When a court is looking at aninvasion-of-privacy claim, they do a balancing test between what was theemployee’s reasonable expectation of privacy and what was the employer’slegitimate business reason for doing what they did. As an employer, you want toreduce as much as possible the employee’s legitimate expectation of privacy.You do that by saying, “We reserve the right to access any of this technologyat any and all times. If during the course of your employment you use thesesystems, you have to know we may be looking at all the information in youre-mail messages or your Internet surfing history.” So you have the warning. 

Can you use filtering software thatblocks access to certain sites?
   You can do that legally to blockcertain sites, and you don’t have to tell employees - they will figure it out.You can block whatever kinds of sites you choose. You’re providing thecomputer and access; it’s your workplace. 

What about monitoring the sites thatemployees go to?
   If you decide to monitor where they goon the Internet, there are different ways to do that. You could log on to mycomputer and open Internet Explorer and look at my history. That’s differentfrom a network that all Internet traffic is going out through, with software inplace that automatically generates reports of everywhere that everyone has beenevery day. I think going on to an individual’s computer is more intrusive, butin either case I’d say you can do it - but you have to tell employees you’redoing it. 

What about Internet chat sites whereemployees blast their company’s policies or a particular manager?
   People aren’t totally stupid. Theydon’t sign on and say, “I’m Joe Smith and I work here and I think my bossstinks.” They get an alias name on Yahoo! or something. If you want to findout who these people really are, you have to institute legal processes to issuesubpoenas to third-party providers to find out who it is. But libel is libel,defamation is defamation. Even if someone does it anonymously in a chat room, ifyou can find out who it is, you still have your same remedies.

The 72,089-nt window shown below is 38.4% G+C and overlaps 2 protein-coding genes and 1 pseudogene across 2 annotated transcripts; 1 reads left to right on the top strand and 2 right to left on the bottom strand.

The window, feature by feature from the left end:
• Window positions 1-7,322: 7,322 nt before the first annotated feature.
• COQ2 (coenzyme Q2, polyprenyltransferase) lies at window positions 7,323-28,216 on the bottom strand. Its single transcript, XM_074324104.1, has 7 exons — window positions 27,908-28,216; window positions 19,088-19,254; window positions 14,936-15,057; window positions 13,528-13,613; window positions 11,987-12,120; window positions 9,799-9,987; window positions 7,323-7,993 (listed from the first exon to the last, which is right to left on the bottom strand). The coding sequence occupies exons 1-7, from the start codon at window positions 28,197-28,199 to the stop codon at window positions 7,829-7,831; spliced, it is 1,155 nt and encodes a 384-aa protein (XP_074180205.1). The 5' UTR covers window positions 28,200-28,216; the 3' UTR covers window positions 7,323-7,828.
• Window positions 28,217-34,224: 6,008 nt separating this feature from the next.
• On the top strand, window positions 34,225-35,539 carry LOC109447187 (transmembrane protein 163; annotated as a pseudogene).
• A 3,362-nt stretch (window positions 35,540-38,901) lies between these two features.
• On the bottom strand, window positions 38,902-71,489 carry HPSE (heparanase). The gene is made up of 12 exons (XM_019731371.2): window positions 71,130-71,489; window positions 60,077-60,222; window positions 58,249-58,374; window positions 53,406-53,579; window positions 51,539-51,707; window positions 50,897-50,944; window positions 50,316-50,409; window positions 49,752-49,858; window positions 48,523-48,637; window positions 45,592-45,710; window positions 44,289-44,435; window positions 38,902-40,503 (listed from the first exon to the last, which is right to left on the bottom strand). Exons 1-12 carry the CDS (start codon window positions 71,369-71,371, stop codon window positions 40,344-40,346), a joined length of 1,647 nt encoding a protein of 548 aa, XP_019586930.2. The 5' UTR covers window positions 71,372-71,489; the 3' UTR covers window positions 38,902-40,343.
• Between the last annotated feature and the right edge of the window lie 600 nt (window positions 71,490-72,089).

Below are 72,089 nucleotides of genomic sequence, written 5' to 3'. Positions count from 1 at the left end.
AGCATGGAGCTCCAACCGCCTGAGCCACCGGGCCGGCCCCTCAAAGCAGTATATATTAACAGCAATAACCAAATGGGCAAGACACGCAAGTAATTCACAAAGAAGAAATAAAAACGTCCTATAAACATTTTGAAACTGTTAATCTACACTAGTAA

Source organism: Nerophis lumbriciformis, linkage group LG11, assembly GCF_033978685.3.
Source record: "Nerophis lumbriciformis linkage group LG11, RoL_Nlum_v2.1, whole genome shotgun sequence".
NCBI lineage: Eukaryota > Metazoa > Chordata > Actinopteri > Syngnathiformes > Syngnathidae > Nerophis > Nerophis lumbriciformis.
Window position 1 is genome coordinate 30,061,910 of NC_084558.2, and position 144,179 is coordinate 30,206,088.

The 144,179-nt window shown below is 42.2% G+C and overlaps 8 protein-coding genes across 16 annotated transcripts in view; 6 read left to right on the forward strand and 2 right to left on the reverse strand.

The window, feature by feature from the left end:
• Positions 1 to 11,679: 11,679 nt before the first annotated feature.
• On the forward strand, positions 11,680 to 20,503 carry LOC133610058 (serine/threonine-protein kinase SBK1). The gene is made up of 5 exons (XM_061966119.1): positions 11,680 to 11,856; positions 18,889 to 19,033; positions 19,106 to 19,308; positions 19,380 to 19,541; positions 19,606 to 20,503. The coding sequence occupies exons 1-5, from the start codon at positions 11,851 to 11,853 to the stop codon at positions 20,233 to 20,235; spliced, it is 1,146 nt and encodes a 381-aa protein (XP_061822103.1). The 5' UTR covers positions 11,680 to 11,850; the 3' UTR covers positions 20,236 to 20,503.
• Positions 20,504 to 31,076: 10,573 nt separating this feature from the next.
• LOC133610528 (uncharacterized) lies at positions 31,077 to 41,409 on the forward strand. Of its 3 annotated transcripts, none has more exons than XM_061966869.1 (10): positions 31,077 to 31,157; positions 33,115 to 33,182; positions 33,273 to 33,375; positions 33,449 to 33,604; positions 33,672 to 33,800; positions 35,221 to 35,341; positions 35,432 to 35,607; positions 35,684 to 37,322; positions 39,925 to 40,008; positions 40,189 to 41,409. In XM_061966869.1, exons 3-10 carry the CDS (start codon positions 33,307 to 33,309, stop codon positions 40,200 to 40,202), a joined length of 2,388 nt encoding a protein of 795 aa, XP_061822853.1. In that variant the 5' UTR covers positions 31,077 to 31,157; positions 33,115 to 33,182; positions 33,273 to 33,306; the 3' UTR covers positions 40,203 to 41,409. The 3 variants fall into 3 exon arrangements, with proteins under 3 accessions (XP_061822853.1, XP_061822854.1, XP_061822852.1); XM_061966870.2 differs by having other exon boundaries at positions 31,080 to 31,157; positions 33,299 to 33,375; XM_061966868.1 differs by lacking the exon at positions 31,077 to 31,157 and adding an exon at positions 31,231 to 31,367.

So where’s the line between libel andjust blowing off steam about your boss?
   Libel is a matter of state law. Ingeneral, libel is writing - so it would be an untrue and defamatory statementabout somebody that causes damage to their reputation. In California, forexample, there are a group of things you can write about somebody that would perse damage them. Some are quaint, like impugning a woman’s chastity. So if youwrite, “This manager is a slut,” that’s automatic liability. 

    Accusingsomeone of incompetence, or saying someone has a loathsome disease constituteslibel. But matters of opinion are not typically actionable - I think such andsuch is a jerk. It may be false, but it’s an opinion. It gets interesting whenyou have someone running around disparaging the company, and it’s not quitedefamatory, but you don’t want it. 

What can you do - anything?
   Did they do it on duty or from theirhome computer? Clearly, if they use the company’s resources to do it, that’spreventable. If I’m at home and can’t sleep because I hate my boss and logon and say all sorts of not defamatory but highly insulting things about him,what can the company do? That will be governed in part by state law. But it’sdifficult. California this January effected a new statute saying an employercannot terminate somebody for engaging in lawful conduct away from theworkplace. 

    If your employee is in a bar bad-mouthing her boss and it’s notdefamatory, there’s nothing you can do, and there are other states withsimilar legislation. Now if she’s using her work time to disparage heremployer, a private employer, you don’t have to finance that.

Workforce, January 2001, Vol80, No 1, pp. 94-103  SubscribeNow!